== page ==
Health Care in Crisis: Warning! US Capitalism is Lethal

Photograph by Nathaniel St. Clair

Under capitalism, industrial production and consumer buying expands. Greenhouse gases fill the atmosphere, the climate changes, and people die. U.S. leadership of global capitalism leads to wars and from there, potentially, to nuclear annihilation.

There is extra dying in the United States now. According to provisional government statistics released in August, life expectancy at birth (LEB) was 76.1 years at the end of 2021 – just as it was in 1995. LEB was 77.0 years in 2020 and 78.8 years in 2019. This “was the biggest two-year decline in life expectancy since 1921-1923.” Revised figures released in December placed LEB for 2021 at 76.4 years.

Deaths from Covid 19 infection contributed to declining LEB.  The U.S. rate of 332.81 Covid deaths per 100,000 population is the 16th highest rate in the world. Also contributing are “diseases of despair” – substance abuse, accidental drug overdose, alcoholism, and suicide. The victims are mostly working-age adults.

New mothers are dying because of preventable complications of pregnancy and childbirth. Data suggest racism and flawed health care.  In the Netherlands in 2020, 1.2 mothers per 100,000 live births died from illnesses related to childbearing. In the United States that year, 55.3 Black mothers and 19.1 mothers in general died per 100,000 live births. Data from 2018 show 55 nations with lower maternal mortality than that of the United States.

During most of the Covid pandemic, Black people died at two or more times the rate of infected white people. Now the cumulative death rates of the two groups are similar, with355 deaths of whites and 369 deaths of Blacks per 100,000 population. Cumulative Covid deaths for American indigenous peoples register at 478 deaths per 100,000 population. Vaccine skepticism may account for increased vulnerability of whites.  The U.S. Covid death rate is the 16th highest in the world.

The pandemic aside, Blacks and American Indians live far shorter lives than white people do. Hispanics live a little longer. As reported in October 2022, LEB for Hispanics is 77.7 years, for white people 76.6 years, for Blacks 70.8 years, and for American Indians 65.2 years. In 2020, 65 nations showed longer LEB than did the United States.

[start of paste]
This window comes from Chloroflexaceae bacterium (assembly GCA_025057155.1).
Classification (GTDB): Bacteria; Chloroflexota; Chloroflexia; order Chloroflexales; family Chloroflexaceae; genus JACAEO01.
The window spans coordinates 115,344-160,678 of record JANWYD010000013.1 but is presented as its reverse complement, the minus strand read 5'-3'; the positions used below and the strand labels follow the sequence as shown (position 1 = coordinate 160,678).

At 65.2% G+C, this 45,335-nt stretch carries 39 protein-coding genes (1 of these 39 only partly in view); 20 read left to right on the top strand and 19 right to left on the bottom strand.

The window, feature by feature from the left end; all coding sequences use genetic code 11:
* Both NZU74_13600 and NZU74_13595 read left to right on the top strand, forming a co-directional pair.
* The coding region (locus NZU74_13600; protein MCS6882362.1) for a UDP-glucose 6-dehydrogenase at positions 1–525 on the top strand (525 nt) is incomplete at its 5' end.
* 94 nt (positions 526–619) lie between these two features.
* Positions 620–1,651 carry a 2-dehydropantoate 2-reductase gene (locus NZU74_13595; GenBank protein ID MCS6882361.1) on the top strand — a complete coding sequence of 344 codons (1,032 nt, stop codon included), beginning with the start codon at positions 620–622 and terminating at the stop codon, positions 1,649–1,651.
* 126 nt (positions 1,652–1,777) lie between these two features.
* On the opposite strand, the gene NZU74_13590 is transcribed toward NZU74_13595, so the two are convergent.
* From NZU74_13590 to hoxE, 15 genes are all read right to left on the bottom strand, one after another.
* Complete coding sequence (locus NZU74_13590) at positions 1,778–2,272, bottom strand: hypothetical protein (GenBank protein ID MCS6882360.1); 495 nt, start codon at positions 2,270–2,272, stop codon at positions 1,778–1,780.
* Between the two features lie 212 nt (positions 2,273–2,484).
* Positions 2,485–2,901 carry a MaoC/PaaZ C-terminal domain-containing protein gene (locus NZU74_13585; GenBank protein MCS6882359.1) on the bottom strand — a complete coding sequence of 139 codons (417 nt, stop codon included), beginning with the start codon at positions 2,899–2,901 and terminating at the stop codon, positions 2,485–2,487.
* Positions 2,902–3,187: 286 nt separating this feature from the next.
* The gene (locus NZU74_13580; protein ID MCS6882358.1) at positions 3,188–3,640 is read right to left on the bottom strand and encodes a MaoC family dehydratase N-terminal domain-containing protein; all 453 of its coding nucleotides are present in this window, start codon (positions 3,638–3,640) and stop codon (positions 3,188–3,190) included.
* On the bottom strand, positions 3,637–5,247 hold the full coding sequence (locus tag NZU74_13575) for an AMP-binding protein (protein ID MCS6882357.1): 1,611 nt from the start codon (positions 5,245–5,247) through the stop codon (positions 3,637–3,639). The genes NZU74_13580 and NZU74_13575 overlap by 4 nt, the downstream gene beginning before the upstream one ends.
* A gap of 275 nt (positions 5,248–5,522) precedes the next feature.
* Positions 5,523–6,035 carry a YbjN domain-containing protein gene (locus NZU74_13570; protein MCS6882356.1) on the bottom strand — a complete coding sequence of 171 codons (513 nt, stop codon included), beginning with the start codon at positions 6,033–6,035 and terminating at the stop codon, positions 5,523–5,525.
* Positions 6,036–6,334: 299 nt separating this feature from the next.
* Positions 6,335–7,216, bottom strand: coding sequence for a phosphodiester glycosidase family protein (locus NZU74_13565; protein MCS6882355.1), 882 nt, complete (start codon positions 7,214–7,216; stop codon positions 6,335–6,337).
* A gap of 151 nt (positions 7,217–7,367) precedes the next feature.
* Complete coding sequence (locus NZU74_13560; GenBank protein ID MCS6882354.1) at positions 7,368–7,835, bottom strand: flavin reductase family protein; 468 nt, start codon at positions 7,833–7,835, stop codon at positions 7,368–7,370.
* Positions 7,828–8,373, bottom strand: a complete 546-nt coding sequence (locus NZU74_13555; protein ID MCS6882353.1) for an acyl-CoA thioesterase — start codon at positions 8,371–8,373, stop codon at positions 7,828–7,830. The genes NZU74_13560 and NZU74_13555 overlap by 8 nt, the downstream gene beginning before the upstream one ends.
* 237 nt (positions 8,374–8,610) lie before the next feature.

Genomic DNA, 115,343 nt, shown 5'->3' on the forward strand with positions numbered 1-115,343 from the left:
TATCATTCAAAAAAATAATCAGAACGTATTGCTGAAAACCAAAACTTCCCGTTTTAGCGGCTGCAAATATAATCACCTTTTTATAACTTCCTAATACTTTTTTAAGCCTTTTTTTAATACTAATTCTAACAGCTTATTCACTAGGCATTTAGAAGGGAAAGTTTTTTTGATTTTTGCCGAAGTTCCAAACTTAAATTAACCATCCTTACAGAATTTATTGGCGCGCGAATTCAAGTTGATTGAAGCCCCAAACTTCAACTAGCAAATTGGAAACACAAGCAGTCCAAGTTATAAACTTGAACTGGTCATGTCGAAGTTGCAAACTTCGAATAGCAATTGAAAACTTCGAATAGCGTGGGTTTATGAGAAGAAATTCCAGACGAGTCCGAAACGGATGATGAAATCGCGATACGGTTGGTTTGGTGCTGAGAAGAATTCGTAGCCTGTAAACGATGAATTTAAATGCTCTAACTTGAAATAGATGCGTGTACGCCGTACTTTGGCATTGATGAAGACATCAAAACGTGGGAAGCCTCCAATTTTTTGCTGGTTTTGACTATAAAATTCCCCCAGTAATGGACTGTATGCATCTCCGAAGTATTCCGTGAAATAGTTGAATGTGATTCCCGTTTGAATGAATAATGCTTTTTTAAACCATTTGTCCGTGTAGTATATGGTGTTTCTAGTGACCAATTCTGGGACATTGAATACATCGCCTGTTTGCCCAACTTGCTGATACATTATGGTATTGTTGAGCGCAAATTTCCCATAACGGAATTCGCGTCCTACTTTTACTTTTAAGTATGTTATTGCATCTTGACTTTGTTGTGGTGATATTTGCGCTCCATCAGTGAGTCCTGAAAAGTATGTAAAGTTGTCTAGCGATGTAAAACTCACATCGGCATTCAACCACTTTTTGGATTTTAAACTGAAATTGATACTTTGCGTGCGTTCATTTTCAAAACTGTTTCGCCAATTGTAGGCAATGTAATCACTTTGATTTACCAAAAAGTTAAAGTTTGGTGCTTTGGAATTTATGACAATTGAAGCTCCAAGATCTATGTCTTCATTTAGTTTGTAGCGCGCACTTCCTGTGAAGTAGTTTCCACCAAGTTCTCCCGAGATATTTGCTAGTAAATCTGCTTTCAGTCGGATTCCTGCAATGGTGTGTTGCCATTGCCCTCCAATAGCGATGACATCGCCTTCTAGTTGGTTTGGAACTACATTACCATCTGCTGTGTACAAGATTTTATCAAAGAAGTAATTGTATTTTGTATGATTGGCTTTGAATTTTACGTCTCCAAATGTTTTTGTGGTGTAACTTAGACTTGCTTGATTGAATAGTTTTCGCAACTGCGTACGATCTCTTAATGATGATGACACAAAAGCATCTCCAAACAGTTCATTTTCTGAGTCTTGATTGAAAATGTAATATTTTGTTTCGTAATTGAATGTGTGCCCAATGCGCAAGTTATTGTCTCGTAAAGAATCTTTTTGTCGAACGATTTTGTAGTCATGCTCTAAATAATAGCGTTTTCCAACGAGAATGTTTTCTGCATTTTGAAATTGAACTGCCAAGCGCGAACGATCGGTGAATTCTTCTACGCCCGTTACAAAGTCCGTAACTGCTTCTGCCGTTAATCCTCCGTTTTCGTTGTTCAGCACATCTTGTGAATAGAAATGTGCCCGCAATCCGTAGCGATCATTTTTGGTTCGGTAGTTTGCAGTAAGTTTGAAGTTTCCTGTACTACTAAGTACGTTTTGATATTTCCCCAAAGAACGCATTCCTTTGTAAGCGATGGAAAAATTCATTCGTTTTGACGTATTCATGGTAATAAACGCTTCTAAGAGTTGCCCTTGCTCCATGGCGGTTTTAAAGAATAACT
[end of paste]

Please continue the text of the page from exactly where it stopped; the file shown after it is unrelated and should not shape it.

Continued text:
At issue is capitalism’s role in the shortened U.S. LEB. At work are actions taken to increase profits and accumulate wealth.  To succeed in that requires reduced spending for healthcare generally, or healthcare funds going into profit-seeking channels, or diminished support and funding for non-remunerative healthcare activities.

The first possibility disappears at once; the United States is by far the top healthcare spender among all countries of the world. Paying  $12,914 per capita on healthcare in 2021, the United States was well ahead of second-place spender Germany whose per capita outlay was $7383.    Spending on healthcare in 2021 amounted to $4.3 trillion, which is 18.3% of the U.S. Gross Domestic Product. In 2018 the United States alone accounted for 42% of healthcare spending in the world.

No question: spending on healthcare in the United States is a money-maker. One sign is the exorbitant pricing of drugs, medical equipment, medical insurance, and services provided by hospitals and outpatient facilities. Executives of medical supply and pharmaceutical companies, specialty physicians, and administrators of hospitals and healthcare networks receive very high salaries.

Profitmaking hospital chains, health insurance companies, and pharmaceutical companies generate enough revenue to allow for stock buybacks and dividend payments Over nine recent years, 14 pharmaceutical companies spent $747 billion for that purpose. Payments to private insurance companies and private hospital networks are large enough to cover high administrative costs and profit-taking.